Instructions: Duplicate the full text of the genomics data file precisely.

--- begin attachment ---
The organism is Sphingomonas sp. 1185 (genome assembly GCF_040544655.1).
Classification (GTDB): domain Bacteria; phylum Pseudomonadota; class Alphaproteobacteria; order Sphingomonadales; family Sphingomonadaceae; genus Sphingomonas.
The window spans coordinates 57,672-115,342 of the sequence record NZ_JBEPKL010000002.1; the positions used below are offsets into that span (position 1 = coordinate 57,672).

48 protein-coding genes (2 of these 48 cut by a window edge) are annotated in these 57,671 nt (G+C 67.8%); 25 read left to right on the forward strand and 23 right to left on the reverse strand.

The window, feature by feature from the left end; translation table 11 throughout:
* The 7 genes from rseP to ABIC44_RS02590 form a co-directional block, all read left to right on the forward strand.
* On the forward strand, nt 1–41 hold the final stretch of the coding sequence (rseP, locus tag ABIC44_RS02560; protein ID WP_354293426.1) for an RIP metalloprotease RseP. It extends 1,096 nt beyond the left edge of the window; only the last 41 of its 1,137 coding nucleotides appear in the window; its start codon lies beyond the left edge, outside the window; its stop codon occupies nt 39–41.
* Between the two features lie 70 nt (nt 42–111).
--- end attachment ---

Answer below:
The organism is Sphingomonas sp. 1185 (genome assembly GCF_040544655.1).
Classification (GTDB): domain Bacteria; phylum Pseudomonadota; class Alphaproteobacteria; order Sphingomonadales; family Sphingomonadaceae; genus Sphingomonas.
The window spans coordinates 57,672-115,342 of the sequence record NZ_JBEPKL010000002.1; the positions used below are offsets into that span (position 1 = coordinate 57,672).

48 protein-coding genes (2 of these 48 cut by a window edge) are annotated in these 57,671 nt (G+C 67.8%); 25 read left to right on the forward strand and 23 right to left on the reverse strand.

The window, feature by feature from the left end; translation table 11 throughout:
* The 7 genes from rseP to ABIC44_RS02590 form a co-directional block, all read left to right on the forward strand.
* On the forward strand, nt 1–41 hold the final stretch of the coding sequence (rseP, locus tag ABIC44_RS02560; protein ID WP_354293426.1) for an RIP metalloprotease RseP. It extends 1,096 nt beyond the left edge of the window; only the last 41 of its 1,137 coding nucleotides appear in the window; its start codon lies beyond the left edge, outside the window; its stop codon occupies nt 39–41.
* Between the two features lie 70 nt (nt 42–111).